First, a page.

US Offices: Finding Opportunity in Challenging Times

The rise in extra yield (spreads) that investors are demanding to buy commercial mortgage-backed securities instead of risk-free Treasuries, the large amount of debt that will mature in the coming years, and their expectations for...

US Offices The rise in extra yield (spreads) that investors are demanding to buy commercial mortgage-backed securities instead of risk-free Treasuries, the large amount of debt that will mature in the coming years, and their expectations for losses and distress.

The commercial real estate market, especially office buildings, is facing a period of transition. As interest rates continue to climb, the sector is grappling with the demand for newer, more sustainable architecture in different regions of the country. However, this challenging landscape also presents unique opportunities for investors looking to hedge against inflation and geopolitical turmoil.

According to Miriam Wheeler, head of Goldman Sachs' Global Real Estate Financing Group in Investment Banking, there is an obsolescence issue in commercial real estate, particularly in the office segment. This is mainly due to a significant amount of outdated legacy properties. On the other hand, Neil Wolitzer, a managing director in Real Estate Investment Banking at GS, highlights that the sector is attracting global capital seeking assets with better insulation against economic uncertainties.

Credit Valuations and Market Volatility

Miriam Wheeler sheds light on the credit valuations in the commercial real estate market, specifically in the commercial mortgage-backed securities (CMBS) market. The spread widening and credit contraction in the first quarter of 2022, coupled with rate volatility and concerns about future credit performance, have led to investor apprehension. Regional banks, which constitute a significant portion of commercial real estate lending, are also under scrutiny. As these banks face regulatory changes, it may become more expensive for borrowers, especially those in the construction market.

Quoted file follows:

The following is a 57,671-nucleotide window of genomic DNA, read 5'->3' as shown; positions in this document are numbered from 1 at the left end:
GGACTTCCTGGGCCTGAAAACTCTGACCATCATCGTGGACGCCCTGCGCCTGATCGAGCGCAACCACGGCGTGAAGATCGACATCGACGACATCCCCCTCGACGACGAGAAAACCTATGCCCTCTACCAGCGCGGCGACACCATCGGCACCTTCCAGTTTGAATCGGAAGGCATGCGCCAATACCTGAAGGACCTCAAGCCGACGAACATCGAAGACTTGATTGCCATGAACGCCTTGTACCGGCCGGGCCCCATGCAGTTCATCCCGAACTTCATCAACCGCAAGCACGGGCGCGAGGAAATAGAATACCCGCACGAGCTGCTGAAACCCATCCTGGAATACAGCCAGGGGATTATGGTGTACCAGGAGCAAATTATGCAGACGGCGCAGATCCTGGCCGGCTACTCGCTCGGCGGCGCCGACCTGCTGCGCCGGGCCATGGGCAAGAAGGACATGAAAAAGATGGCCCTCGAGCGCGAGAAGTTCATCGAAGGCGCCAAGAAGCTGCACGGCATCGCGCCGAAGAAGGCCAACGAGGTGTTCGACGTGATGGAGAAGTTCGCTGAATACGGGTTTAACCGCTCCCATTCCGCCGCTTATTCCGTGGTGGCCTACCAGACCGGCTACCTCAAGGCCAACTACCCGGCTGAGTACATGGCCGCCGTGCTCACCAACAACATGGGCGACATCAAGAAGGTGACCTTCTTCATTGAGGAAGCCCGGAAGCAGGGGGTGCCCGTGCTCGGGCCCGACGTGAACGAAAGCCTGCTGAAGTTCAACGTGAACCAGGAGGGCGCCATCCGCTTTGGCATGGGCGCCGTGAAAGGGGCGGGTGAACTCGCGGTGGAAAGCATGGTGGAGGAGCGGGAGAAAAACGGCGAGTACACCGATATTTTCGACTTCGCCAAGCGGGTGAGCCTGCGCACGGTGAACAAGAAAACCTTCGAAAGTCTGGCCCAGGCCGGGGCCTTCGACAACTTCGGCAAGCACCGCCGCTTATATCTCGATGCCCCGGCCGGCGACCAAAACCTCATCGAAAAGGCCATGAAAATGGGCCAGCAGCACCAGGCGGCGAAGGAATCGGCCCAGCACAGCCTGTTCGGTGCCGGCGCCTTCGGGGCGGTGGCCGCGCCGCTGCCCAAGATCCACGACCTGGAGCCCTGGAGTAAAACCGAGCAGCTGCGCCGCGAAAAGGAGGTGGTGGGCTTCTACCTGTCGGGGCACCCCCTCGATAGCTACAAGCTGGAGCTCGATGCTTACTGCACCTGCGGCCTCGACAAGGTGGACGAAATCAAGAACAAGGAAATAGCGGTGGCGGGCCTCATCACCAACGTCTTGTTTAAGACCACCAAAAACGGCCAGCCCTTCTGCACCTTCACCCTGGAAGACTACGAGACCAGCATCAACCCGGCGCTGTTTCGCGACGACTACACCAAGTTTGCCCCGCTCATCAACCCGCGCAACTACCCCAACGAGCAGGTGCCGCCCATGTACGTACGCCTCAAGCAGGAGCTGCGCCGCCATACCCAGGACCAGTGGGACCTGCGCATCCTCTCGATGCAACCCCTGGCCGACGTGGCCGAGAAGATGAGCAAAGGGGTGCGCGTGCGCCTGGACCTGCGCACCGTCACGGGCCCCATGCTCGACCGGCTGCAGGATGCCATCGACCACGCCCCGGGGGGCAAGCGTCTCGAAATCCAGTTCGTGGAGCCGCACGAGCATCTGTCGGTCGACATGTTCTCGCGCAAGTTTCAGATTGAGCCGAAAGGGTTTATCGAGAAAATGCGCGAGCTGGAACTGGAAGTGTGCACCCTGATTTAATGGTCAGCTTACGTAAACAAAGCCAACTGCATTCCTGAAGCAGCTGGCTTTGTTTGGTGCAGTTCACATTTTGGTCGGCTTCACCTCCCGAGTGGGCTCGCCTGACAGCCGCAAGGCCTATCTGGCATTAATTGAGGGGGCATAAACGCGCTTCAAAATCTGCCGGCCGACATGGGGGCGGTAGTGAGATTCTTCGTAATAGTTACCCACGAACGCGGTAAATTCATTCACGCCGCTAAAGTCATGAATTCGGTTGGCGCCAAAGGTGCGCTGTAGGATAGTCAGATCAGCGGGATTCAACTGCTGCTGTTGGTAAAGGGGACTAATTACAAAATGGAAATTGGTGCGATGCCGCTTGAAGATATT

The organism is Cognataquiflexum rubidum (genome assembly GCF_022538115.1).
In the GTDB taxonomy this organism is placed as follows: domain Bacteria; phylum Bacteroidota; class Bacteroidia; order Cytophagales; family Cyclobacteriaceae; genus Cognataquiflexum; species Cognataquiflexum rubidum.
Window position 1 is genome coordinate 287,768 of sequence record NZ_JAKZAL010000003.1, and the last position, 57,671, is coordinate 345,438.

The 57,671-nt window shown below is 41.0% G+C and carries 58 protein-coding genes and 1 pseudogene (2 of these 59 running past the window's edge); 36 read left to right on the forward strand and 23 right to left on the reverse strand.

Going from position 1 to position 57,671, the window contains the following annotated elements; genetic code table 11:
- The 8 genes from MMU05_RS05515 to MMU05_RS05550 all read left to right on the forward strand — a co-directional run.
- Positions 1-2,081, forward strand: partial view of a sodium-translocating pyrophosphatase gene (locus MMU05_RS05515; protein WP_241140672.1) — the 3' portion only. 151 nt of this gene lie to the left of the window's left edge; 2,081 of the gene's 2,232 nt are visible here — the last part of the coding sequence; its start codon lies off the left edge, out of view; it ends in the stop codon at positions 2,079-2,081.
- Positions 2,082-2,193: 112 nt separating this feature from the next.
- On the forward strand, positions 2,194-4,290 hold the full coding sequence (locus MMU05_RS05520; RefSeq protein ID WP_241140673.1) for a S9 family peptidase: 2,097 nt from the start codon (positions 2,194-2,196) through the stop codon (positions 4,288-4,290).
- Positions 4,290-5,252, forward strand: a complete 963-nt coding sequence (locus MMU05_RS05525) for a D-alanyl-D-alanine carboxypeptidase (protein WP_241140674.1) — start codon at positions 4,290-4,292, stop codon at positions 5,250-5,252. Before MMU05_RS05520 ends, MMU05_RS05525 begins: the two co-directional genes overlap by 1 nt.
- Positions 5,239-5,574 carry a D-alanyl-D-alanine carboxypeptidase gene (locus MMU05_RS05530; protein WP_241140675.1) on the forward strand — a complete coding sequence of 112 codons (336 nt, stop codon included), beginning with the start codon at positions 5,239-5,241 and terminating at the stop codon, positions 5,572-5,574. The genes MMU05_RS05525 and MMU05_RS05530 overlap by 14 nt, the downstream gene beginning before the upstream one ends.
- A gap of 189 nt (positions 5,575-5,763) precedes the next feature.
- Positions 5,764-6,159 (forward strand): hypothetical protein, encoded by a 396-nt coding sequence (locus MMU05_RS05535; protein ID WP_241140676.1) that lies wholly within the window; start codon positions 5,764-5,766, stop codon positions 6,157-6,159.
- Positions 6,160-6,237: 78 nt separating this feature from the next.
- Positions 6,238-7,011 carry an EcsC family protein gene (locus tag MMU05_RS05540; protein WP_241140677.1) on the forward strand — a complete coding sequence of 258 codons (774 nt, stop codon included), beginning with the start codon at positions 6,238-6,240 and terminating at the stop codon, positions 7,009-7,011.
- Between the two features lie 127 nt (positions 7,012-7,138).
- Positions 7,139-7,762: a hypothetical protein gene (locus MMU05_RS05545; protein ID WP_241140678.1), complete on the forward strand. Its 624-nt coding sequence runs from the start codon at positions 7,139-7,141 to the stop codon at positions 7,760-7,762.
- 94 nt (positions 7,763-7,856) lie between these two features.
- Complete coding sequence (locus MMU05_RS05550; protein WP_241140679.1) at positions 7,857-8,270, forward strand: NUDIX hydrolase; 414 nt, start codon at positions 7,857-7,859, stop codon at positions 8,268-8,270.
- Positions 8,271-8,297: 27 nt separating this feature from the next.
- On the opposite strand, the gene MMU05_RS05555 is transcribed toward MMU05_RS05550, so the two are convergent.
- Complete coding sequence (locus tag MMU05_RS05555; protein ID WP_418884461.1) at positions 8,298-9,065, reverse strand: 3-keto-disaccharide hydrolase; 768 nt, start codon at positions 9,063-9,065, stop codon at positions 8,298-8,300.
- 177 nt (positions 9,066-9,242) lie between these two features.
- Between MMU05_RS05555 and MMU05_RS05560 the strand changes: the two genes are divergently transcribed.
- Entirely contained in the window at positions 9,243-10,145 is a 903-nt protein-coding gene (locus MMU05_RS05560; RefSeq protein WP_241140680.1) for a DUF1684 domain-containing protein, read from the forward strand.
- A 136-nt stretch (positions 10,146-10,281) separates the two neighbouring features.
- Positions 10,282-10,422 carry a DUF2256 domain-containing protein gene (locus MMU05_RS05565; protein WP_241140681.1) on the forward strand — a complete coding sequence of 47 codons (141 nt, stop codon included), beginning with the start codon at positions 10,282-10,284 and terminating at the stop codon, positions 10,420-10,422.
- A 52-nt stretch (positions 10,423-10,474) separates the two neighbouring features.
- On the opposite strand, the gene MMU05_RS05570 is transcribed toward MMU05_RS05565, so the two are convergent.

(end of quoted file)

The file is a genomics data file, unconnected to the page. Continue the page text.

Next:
Conversely, Neil Wolitzer notes that the current environment presents attractive opportunities for debt funds and private capital. With traditional banks pulling back, these alternative sources of capital can fill the gaps and take advantage of the dislocation in the CMBS market.

The Wall of Maturing Debt

The industry is closely watching the wall of maturing commercial real estate debt. While there is concern, the distress is expected to be more pronounced in the office sector. A significant percentage of maturities are office assets, and some borrowers no longer have positive equity in these properties, which may result in limited incentives to contribute additional capital.

However, other segments, such as multi-family, industrial, storage, and hotel properties, are attracting considerable capital and witnessing strong revenue performance. The availability of private capital further supports these asset classes, contributing to increased demand.